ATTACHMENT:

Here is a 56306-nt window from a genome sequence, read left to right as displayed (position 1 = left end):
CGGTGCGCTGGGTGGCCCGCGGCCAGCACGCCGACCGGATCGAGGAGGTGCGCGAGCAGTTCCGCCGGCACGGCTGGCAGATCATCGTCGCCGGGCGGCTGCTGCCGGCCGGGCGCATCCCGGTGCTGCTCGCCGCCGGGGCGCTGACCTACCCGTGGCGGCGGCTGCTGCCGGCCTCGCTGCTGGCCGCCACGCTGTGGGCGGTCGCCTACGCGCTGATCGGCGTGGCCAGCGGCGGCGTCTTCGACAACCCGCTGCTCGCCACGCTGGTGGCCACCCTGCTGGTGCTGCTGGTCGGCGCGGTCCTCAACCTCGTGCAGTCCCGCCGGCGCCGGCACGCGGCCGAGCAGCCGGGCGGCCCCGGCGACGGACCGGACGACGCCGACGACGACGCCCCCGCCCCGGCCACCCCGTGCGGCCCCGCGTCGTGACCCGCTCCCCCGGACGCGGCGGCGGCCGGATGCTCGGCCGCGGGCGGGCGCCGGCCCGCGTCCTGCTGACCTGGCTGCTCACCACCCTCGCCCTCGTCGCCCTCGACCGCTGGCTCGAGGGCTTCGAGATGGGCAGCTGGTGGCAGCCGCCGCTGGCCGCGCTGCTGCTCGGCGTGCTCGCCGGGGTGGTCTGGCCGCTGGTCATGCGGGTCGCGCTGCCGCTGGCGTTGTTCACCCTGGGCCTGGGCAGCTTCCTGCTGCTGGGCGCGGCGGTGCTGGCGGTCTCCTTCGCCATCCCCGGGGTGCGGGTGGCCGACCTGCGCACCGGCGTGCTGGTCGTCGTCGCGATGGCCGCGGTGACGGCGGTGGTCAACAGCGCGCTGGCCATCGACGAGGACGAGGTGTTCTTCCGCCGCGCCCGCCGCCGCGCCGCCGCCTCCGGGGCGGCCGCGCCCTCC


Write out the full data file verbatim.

Here is a 56306-nt window from a genome sequence, read left to right as displayed (position 1 = left end):
CGGTGCGCTGGGTGGCCCGCGGCCAGCACGCCGACCGGATCGAGGAGGTGCGCGAGCAGTTCCGCCGGCACGGCTGGCAGATCATCGTCGCCGGGCGGCTGCTGCCGGCCGGGCGCATCCCGGTGCTGCTCGCCGCCGGGGCGCTGACCTACCCGTGGCGGCGGCTGCTGCCGGCCTCGCTGCTGGCCGCCACGCTGTGGGCGGTCGCCTACGCGCTGATCGGCGTGGCCAGCGGCGGCGTCTTCGACAACCCGCTGCTCGCCACGCTGGTGGCCACCCTGCTGGTGCTGCTGGTCGGCGCGGTCCTCAACCTCGTGCAGTCCCGCCGGCGCCGGCACGCGGCCGAGCAGCCGGGCGGCCCCGGCGACGGACCGGACGACGCCGACGACGACGCCCCCGCCCCGGCCACCCCGTGCGGCCCCGCGTCGTGACCCGCTCCCCCGGACGCGGCGGCGGCCGGATGCTCGGCCGCGGGCGGGCGCCGGCCCGCGTCCTGCTGACCTGGCTGCTCACCACCCTCGCCCTCGTCGCCCTCGACCGCTGGCTCGAGGGCTTCGAGATGGGCAGCTGGTGGCAGCCGCCGCTGGCCGCGCTGCTGCTCGGCGTGCTCGCCGGGGTGGTCTGGCCGCTGGTCATGCGGGTCGCGCTGCCGCTGGCGTTGTTCACCCTGGGCCTGGGCAGCTTCCTGCTGCTGGGCGCGGCGGTGCTGGCGGTCTCCTTCGCCATCCCCGGGGTGCGGGTGGCCGACCTGCGCACCGGCGTGCTGGTCGTCGTCGCGATGGCCGCGGTGACGGCGGTGGTCAACAGCGCGCTGGCCATCGACGAGGACGAGGTGTTCTTCCGCCGCGCCCGCCGCCGCGCCGCCGCCTCCGGGGCGGCCGCGCCCTCC